One of the seven VIP projects in the city’s Master Plan, Itchen Riverside holds so much potential for development it will have its own blue print and be marketed as a new neighbourhood for Southampton.
The banks of the River Itchen have a long and fascinating history of early settlement, land reclamation and water dependent employment. Industries such as ship building and repair, the manufacture of quicklime and metal castings and the recycling and import of construction materials established themselves along the river and many are still thriving today.
The emerging Itchen Riverside Master Plan will offer developers and potential occupiers a clear insight into the way Southampton City Council would like to see the Itchen Riverside VIP project unfold in the coming years.
Brownfield regeneration specialists Inland Homes will be developing the former Meridian TV Studios site on the River Itchen to create a striking gateway into Southampton and they are also working in partnership with the council to transform the former council depot site, Chapel Riverside, which is close to the Itchen Bridge.
Mark Gilpin, Planning Director for Inland Homes explains to Southampton Magazine why Inland Homes are very keen to participate in the future of Southampton.
FROM TV STUDIOS TO RIVERSIDE LIVING
A long-held dream to bring greater public access to the city's waterfront looks set to be realised with the development of the former Meridian TV studios site that adjoins Northam Bridge in Southampton.
Inland Homes, who specialise in unlocking the potential of challenging sites, have announced their intention to build 350 new homes on the gateway site - and they will create public access to the waterfront along with a park for residents and visitors to enjoy.
"As you enter the city centre across Northam Bridge you will be greeted by this green space that everyone can access.
"There will be apartments nearest to the river and traditional two storey houses behind" enthused Mark.
He has had to draw on all of his 20 years experience as an architect to overcome the highways and flooding issues that must be resolved to make investing in the former TV studios site add up.
"We buy most of our sites unconditionally and that means we have to be entrepreneurial in our approach.
"Our aim is to lift the character of the area and have a clear focus in our strategy to bring everybody along with us," said Mark.
To make Meridian Gardens a reality, Inland Homes has needed to work closely with Southampton City Council and Mark said there was already a clear understand of what needs to be achieved.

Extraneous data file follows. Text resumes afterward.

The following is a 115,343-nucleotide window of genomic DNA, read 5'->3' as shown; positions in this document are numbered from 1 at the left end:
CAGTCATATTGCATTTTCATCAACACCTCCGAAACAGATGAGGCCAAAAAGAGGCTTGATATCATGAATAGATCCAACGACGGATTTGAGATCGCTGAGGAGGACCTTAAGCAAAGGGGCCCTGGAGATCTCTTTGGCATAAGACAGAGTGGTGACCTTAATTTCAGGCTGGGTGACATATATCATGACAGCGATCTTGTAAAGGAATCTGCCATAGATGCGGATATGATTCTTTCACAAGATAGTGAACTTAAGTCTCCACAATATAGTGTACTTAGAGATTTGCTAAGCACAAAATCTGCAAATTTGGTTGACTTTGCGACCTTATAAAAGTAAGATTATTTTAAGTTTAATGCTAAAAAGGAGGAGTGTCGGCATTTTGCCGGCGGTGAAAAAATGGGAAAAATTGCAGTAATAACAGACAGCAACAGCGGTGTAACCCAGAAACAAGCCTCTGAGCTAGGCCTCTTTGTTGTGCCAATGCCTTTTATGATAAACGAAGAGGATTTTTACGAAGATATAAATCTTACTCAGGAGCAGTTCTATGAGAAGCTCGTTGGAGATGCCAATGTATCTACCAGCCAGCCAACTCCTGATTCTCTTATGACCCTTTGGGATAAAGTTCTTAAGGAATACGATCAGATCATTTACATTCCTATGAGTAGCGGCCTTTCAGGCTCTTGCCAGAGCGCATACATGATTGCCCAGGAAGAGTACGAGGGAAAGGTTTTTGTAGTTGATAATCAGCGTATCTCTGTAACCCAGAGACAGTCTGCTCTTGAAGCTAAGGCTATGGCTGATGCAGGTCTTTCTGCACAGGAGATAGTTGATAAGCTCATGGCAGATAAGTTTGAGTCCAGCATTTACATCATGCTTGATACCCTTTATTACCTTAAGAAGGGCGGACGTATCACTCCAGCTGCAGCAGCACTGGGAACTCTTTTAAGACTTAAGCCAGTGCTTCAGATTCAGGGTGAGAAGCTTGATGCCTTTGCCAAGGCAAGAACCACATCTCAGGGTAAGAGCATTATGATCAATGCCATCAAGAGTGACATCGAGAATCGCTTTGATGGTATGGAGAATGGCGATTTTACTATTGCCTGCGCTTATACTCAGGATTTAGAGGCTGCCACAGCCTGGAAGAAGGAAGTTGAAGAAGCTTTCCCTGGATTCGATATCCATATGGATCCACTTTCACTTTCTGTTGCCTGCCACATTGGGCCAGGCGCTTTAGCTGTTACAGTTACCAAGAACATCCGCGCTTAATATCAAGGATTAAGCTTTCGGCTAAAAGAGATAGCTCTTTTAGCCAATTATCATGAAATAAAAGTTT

"For us as a business we like the way Southampton City Council is bringing sites forward and the fact we can talk to them. It makes Southampton a good place for us to do business.
"The Meridian site is significant because along with Chapel Riverside, it will kick-start the transformation of the Itchen Riverside.
"And our absolute priority is to make the waterfront available to the public".
GOING TO THE CHAPEL
A site that holds historic clues to Southampton's past is set to play a key role in the city's plans for the Itchen Riverside.
In more recent times, a council depot was housed on the land but archaeological finds reveal that the site was inhabited since the Iron Age, and possibly as far back as prehistoric times.
Now the site will be a catalyst for change along the Itchen Riverside.
"This will be a fascinating project for us and one that will be unique for our business," explained Mark.
"This will be a true regeneration scheme that will ultimately allow people to have good access to the waterfront.
"The vision for the site is to have stunning new homes and attract commercial activities especially in the marine sector to make the most of the waterside location.
"We are keen to speak to companies and organisation with a genuine interest in bringing their business or operation to this site - we want to hear some different ideas."
Challenges the team must overcome include responding to the archaeology of the site; determining what to do about giant water tanks and raising the level of the land to provide flood defences.
But Mark and his team are positive these can be overcome and they anticipate applying for planning permission by spring 2016.
"Commercially it is a good time to be in Southampton and the right time to buy into schemes like this.
"We like being in Southampton and we are very keen to participate in the future of the city.
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